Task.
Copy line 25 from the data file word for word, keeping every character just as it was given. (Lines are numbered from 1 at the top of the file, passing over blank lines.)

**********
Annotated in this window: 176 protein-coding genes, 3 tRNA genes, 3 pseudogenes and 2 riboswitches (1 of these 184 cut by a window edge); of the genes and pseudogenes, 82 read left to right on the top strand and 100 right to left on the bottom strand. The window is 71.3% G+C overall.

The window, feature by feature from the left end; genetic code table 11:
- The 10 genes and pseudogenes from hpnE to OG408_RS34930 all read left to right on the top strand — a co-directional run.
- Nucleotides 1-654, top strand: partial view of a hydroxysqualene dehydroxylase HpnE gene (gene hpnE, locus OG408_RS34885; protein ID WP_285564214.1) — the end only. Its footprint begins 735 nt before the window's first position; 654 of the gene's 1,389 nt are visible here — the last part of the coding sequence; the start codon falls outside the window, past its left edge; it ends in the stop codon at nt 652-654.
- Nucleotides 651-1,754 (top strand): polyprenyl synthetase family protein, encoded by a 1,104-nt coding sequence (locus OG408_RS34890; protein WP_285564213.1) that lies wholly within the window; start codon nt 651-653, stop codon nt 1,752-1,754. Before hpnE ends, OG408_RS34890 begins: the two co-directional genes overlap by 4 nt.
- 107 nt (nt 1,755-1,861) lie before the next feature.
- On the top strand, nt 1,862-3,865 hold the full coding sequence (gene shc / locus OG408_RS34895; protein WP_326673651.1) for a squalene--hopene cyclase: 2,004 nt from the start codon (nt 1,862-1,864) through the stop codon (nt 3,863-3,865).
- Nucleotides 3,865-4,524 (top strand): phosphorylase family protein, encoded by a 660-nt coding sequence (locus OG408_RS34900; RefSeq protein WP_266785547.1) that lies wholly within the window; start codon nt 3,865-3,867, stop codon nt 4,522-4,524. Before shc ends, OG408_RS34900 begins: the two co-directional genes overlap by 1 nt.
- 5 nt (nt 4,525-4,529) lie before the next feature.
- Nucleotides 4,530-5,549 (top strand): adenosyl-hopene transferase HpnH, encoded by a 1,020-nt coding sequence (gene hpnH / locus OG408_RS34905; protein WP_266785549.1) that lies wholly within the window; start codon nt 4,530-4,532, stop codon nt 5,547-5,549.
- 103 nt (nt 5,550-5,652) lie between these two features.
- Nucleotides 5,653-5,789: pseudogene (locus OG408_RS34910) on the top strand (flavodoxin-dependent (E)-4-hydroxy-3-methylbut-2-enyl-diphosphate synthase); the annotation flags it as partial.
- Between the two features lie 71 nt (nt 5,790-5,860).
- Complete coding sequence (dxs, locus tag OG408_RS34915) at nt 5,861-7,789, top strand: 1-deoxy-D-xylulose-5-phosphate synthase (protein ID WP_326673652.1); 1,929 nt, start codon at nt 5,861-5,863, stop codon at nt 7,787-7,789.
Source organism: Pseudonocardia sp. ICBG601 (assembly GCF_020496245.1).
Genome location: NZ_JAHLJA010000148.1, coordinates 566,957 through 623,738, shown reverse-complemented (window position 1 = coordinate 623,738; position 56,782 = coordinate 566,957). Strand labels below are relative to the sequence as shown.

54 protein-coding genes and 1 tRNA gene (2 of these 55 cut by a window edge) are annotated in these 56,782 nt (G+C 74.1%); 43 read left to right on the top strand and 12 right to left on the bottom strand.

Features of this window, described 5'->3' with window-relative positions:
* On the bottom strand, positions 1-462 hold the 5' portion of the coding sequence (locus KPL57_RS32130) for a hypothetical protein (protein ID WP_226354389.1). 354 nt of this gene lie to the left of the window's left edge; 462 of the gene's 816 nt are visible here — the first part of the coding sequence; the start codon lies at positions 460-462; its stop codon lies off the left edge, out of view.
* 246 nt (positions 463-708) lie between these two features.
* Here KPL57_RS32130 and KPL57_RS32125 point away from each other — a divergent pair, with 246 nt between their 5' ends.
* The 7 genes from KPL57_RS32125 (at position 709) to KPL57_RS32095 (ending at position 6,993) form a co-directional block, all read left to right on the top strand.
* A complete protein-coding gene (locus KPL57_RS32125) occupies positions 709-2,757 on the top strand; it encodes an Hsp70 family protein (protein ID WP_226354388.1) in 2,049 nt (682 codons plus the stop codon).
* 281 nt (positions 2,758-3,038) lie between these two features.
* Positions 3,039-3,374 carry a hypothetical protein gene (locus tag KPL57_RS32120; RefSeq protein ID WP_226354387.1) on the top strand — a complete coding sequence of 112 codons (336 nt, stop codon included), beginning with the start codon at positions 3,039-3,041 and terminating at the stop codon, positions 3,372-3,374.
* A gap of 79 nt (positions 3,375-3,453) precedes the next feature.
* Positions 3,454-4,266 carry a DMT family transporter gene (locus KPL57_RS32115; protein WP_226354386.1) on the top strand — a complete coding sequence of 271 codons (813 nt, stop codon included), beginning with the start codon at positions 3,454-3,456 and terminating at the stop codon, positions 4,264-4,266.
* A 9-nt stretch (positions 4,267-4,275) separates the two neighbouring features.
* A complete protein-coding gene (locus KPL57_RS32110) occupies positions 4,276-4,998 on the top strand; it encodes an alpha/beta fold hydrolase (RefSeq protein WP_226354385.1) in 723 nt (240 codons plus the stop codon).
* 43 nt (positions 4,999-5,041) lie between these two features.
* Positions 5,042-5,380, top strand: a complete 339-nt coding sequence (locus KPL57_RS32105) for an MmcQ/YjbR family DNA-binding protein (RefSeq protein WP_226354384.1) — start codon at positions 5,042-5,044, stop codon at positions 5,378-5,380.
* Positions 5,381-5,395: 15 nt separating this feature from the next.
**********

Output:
* Positions 3,039-3,374 carry a hypothetical protein gene (locus tag KPL57_RS32120; RefSeq protein ID WP_226354387.1) on the top strand — a complete coding sequence of 112 codons (336 nt, stop codon included), beginning with the start codon at positions 3,039-3,041 and terminating at the stop codon, positions 3,372-3,374.